Readings were not affected by the facial degree measure angle of divergence, as he also eliminated point N Chang employed a linear measurement for the perpendiculars distance from points A and B onto the FH plane [7,8]. Yang and Suhr also used the FH plane by drawing a perpendicular from point A [6,7,9]. Studies have reported that the Frankfurt plane is not a true horizontal. Still, it remains to be the most commonly used plane for facial typing. Nanda and Merrill, used the palatal plane as a reference based and suggested angles and linear measurements. After a decade, the Beta angle was proposed by Baik and Ververidou [8- 11]. Here, the problem lies with point A, as it is considered to be changed by alveolar bone remodelling; and the point condylion and its reproducibility. Proposed the sagittal dysplasia measure indicator, known as YEN angle [12].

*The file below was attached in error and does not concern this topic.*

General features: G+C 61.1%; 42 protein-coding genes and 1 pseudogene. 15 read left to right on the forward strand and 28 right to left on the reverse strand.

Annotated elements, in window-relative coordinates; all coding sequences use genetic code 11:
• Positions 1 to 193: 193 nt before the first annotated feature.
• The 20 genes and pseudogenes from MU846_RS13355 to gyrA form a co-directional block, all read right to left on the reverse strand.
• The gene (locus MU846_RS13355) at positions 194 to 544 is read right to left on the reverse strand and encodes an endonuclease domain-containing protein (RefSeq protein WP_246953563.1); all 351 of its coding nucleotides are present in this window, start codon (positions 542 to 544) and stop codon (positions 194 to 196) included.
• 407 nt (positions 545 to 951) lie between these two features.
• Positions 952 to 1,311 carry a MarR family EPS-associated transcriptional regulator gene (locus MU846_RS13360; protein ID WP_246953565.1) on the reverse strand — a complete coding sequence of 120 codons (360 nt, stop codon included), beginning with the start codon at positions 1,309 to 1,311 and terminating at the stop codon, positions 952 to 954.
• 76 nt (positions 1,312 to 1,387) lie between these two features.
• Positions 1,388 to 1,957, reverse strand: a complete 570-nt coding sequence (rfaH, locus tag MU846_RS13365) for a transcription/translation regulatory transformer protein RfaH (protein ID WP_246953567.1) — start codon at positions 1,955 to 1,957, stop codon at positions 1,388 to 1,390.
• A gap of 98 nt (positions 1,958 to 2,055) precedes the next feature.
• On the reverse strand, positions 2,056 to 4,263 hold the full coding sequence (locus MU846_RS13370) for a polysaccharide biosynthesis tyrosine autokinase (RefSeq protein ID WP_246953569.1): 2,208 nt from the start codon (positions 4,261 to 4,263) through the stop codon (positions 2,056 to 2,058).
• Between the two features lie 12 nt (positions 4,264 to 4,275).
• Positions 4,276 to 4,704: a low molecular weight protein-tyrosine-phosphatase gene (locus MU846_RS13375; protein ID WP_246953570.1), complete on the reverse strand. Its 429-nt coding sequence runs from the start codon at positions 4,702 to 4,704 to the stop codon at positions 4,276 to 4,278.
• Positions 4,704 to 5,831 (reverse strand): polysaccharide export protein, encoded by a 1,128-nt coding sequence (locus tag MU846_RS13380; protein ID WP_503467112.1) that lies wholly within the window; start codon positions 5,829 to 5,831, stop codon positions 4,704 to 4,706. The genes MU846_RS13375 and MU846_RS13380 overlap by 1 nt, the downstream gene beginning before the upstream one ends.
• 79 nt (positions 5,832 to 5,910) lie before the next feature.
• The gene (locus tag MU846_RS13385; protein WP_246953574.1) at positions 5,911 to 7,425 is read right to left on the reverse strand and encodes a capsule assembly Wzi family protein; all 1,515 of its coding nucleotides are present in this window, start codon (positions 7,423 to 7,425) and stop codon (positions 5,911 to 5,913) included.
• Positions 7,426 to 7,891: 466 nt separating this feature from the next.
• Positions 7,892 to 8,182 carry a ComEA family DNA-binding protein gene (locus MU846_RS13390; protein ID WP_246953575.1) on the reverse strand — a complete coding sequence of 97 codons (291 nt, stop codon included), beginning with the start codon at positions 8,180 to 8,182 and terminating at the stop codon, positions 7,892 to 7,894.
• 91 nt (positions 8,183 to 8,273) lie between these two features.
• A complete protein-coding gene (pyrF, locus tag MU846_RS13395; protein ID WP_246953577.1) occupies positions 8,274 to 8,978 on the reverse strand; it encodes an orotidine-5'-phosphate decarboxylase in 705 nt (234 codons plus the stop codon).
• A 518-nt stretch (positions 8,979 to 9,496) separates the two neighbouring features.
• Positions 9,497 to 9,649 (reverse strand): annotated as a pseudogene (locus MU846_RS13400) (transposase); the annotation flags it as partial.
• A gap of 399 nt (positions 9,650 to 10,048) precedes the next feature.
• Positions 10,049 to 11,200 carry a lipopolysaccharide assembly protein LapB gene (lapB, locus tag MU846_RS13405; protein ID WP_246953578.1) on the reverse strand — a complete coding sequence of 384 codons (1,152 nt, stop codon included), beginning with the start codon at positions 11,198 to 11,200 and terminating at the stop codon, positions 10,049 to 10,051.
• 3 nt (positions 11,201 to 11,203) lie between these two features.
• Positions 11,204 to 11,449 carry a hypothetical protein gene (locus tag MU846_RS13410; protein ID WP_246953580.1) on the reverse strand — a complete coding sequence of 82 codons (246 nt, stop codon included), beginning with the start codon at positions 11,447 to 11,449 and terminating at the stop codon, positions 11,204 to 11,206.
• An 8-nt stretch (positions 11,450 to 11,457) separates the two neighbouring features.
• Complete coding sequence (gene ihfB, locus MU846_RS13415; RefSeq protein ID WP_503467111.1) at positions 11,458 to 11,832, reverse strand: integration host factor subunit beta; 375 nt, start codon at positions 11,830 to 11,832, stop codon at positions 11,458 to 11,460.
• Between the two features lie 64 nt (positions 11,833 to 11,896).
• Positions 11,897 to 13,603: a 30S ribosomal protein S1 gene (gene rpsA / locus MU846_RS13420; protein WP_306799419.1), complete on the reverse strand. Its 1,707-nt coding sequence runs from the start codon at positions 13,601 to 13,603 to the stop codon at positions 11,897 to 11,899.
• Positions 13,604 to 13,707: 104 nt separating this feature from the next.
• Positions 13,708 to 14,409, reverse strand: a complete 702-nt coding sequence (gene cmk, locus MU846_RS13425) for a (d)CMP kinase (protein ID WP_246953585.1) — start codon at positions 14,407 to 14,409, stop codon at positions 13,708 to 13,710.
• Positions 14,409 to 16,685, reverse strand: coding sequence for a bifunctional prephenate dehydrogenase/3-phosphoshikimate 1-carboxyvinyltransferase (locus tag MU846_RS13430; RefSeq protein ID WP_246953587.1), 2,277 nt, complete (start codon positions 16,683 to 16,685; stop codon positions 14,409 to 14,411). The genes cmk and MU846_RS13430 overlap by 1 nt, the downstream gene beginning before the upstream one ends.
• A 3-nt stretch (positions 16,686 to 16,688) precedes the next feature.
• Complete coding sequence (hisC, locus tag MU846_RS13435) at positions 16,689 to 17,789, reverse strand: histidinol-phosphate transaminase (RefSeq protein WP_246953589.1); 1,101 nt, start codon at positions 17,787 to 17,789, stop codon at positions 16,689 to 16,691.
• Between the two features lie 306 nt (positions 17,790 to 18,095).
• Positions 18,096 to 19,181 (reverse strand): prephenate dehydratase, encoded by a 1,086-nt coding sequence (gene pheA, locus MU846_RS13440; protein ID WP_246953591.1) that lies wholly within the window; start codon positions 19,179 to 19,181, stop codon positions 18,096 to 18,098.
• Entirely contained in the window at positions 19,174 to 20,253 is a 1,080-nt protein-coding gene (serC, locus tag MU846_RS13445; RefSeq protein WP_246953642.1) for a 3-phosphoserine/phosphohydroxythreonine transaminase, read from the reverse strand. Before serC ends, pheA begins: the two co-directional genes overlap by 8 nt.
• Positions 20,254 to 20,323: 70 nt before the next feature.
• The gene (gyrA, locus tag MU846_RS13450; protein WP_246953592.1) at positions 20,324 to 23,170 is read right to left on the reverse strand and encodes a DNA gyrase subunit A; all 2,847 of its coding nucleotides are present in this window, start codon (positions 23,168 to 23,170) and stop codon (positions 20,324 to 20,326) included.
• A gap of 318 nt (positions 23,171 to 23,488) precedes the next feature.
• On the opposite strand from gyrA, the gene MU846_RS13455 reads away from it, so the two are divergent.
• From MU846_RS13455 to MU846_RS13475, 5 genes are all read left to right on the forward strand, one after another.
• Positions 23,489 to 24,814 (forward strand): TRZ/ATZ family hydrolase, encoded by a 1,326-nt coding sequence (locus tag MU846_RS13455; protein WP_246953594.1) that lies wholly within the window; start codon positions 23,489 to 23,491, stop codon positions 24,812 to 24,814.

Proposed W angle as a modification of YEN angle with a benefit of remaining relatively stable on jaws rotation or its vertical growth. The parameter named Pi angle also defies ease of application but does not seem to offer significant advantages [13].

The literature revealed several angular measurements and linear measurements to define the sagittal skeletal discrepancy such as AXD, JYD, MM bisector, FABA, Beta angles, AF-BF and App-Bpp, but none has been authenticated universally [14]. Therefore, it's essential for the orthodontist to understand, merits and demerits of each parameter. In the absence of clear indications of these parameters, the conjunctive use of different parameters is recommended. The purpose of our study was to evaluate different methods for assessing skeletal class I, class II and class III relationships in the sagittal plane with twenty-two parameters, comprising of thirteen angular and nine linear measurements and to determine the level of agreement between them [15-17]. The study was focused on their reliability and variability with the interchangeability or the redundancy in assessing the AP jaw relationship for young adults of North India population.